Poorest ‘waiting longest’ for hospital care as NHS backlog takes it toll

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People living in poorer regions of England face longer waits for routine NHS care, according to new analysis.

The NHS has been told by a watchdog to ensure people have “interim support” in place while it tackles the record backlog of care built up during the pandemic.

Analysis from the Health Foundation shows there were 7.5 million fewer people referred for routine hospital care between January 2020 and July 2021 than would have been expected, based on numbers before the pandemic.

People waiting for common treatments such as knee and hip replacements, and cataract surgery have described the pain and mental strain of waiting.

Leading NHS figures and health commentators have expressed concern that inequalities seen across healthcare have deepened significantly during the pandemic.

Despite the efforts of NHS staff during the pandemic, the backlog has grown to 5.61 million people – almost one in every 10 people in England.

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Now new analysis from The Kings Fund health think tank, shared with the PA news agency and Panorama, shows people living in the most deprived areas in England are 1.8 times as likely to experience a wait of over one year for hospital care compared with people from the most affluent.

Seven per cent of patients on waiting lists in the most deprived areas of the country have been waiting a year or more for treatment compared with 4% of those in the least deprived.

And the waiting lists appear to be growing faster in the poorest regions.

From April 2020 to July 2021, waiting lists have grown by 55% on average in the most deprived parts of the country compared with 36% in the richest areas.

The analysis comes as a poll from health and social care champion Healthwatch England showed the toll the waiting list is having on people’s physical and mental health.

A survey of 1,600 people who were either on the waiting list themselves or had a loved one in need of treatment, found that 54% said it was affecting their mental health while 57% said the wait was affecting their physical health.

Almost half (46%), said they or their relatives did not receive enough information, or any at all, about when they can expect their treatment and 64% were not given a contact to turn to while awaiting care.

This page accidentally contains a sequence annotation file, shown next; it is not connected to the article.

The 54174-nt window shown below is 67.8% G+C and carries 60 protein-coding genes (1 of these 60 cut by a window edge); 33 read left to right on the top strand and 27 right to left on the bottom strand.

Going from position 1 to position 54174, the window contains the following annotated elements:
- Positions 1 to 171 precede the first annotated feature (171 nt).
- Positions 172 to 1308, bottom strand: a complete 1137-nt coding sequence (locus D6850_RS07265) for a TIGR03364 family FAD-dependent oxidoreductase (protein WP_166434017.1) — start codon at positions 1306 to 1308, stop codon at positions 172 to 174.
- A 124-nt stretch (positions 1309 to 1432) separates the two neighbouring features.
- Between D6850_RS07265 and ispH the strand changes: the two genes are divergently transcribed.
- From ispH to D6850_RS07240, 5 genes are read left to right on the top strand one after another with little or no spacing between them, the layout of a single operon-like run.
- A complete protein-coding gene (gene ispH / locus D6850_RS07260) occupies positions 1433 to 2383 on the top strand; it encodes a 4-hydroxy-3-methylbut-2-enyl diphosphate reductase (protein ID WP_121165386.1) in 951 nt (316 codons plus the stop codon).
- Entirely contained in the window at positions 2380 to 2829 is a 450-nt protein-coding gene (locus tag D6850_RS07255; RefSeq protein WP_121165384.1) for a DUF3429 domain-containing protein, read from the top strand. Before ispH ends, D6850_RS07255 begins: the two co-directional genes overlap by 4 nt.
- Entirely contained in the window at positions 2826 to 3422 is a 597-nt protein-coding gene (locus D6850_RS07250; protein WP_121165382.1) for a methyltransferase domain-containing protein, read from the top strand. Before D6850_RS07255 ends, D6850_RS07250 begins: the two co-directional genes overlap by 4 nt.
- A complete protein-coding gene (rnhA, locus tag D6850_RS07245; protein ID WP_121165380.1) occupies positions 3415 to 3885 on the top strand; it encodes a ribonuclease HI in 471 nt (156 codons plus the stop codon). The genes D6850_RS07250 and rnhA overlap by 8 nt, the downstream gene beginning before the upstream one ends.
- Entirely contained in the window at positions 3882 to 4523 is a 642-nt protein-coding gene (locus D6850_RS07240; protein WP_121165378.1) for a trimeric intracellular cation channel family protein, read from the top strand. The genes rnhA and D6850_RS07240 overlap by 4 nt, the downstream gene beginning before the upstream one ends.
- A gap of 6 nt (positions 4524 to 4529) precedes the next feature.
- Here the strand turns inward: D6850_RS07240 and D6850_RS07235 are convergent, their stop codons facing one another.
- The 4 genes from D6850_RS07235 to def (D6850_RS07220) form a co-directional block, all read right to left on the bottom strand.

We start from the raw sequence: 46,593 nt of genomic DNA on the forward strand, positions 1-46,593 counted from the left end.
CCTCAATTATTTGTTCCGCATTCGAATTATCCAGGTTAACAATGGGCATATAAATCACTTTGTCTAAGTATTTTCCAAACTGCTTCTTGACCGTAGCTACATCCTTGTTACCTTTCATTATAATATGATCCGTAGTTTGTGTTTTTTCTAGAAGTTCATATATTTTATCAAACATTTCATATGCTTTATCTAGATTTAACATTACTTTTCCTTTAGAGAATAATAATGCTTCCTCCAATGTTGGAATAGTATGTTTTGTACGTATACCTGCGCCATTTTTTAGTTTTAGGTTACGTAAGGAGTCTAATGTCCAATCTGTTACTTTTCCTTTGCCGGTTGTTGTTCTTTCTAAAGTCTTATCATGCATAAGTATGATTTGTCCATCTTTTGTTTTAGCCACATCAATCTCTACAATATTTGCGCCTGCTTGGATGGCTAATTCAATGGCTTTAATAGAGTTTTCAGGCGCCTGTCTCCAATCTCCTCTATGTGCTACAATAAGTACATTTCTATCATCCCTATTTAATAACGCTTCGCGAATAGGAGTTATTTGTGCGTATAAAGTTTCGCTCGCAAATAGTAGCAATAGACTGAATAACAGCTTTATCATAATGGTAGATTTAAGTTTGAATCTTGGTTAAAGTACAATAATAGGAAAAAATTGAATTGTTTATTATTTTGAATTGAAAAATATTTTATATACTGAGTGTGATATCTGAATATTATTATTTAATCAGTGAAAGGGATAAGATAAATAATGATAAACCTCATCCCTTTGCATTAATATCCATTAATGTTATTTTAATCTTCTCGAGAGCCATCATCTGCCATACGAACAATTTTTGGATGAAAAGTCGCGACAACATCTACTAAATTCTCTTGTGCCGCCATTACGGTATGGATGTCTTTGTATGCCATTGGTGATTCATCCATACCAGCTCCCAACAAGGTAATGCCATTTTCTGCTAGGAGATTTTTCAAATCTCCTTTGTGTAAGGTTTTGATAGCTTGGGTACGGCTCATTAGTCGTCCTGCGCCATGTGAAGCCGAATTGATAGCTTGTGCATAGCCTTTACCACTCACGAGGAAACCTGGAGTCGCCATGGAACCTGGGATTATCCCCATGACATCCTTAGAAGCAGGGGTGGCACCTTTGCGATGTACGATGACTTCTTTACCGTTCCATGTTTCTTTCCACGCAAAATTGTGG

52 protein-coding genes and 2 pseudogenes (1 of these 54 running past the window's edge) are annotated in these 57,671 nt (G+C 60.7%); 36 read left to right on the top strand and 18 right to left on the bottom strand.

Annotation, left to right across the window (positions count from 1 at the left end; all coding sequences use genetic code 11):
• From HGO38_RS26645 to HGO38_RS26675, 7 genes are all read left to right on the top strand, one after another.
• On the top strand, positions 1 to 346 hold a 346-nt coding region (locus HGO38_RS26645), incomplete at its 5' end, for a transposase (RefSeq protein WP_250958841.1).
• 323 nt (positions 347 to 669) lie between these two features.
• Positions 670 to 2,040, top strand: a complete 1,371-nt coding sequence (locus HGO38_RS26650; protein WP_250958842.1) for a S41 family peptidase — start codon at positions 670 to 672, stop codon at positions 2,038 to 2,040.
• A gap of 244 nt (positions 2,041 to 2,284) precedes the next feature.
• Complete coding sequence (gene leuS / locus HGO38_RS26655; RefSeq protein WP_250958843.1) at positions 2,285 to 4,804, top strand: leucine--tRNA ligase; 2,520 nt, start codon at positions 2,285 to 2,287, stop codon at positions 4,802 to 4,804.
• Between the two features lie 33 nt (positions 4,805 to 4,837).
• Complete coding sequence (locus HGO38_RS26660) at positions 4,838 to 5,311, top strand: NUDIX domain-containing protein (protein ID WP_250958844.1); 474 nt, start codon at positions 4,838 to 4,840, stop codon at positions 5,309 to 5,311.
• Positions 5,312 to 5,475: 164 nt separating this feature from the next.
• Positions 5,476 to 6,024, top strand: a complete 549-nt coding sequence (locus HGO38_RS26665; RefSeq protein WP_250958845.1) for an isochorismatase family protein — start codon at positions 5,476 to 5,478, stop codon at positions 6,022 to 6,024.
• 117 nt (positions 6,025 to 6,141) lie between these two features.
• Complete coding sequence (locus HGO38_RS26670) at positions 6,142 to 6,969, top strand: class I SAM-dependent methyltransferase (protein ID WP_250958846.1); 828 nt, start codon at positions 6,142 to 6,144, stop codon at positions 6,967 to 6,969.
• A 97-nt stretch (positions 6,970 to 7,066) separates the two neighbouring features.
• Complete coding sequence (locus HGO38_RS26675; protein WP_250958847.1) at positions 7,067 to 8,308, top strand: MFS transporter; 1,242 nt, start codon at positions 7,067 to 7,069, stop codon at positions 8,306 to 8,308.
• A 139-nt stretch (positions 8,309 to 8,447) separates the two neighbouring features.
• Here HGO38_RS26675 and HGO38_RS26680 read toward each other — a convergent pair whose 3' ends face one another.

And 48% did not receive any support to manage their condition during their wait.

Almost one in five (18%) have already gone private for treatment or are considering it, but 47% said that paying for private treatment “was not an option”.

Healthwatch England has set out a series of recommendations to the NHS in England which involve improving communication with people on the waiting list.

It also called on health chiefs to put in place “interim support” for those waiting, such as physiotherapy, pain relief and mental health support.

Meanwhile the NHS should also be responsive to people on the list and re-prioritise treatment if people’s needs change, it added.

Sir Robert Francis, chair of Healthwatch England, said: “With healthcare services forced to prioritise critically ill patients throughout the pandemic, it is a reality that people will be waiting longer for hospital treatment for a while.

“However, NHS England must manage waiting lists better by reducing the risks and inconvenience to patients caused by delays to care, as part of the national action to reduce the backlog.

“People need clear and individualised information from the NHS, such as what the next steps for their treatment or care will be and how long they can expect to wait. They also need to have easy ways to update the NHS about changes in their condition.

“With more emphasis on interim support, such as physiotherapy, pain relief and mental health support, we can make the experience of waiting more bearable and get people ready for surgery.

“Managing delays should not be a one-off transaction. People need an ongoing relationship which minimises the risks and stress of waiting.

“The extra investment into elective care should be welcomed, but we won’t tackle the backlog overnight.

“As millions continue to wait for treatment, we can take steps to give people confidence they haven’t been forgotten, which is critical when you’ve been suffering in silence for months.”

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Siva Anandaciva, chief analyst at The King’s Fund, added: “The pandemic has pushed NHS waiting lists to record levels and laid bare the deep health inequalities in our country.

“It is not a surprise that waits for NHS care vary across the country but the fact that patients in deprived areas are nearly twice as likely to wait a year or more for planned treatment should be a wake-up call for a government that has committed to levelling up the country, and ring alarm bells for MPs in ‘red wall’ constituencies.

“The Government’s forthcoming plan to tackle the backlog of care must include a strong focus on tackling health inequalities and avoid a one-size fits all approach, otherwise there is a real risk that patients from our most deprived communities will continue to wait the longest for the treatment they need.”

An NHS spokesperson said: “While the pandemic inevitably had an impact on non-urgent care, NHS staff made effective use of additional resource – almost halving average waiting times for elective care over the last year.

“Expert clinicians continue to prioritise patients with the greatest clinical need and hospitals should ensure that a point of contact is available to those waiting for treatment, including through Patient Advice and Liaison Services.”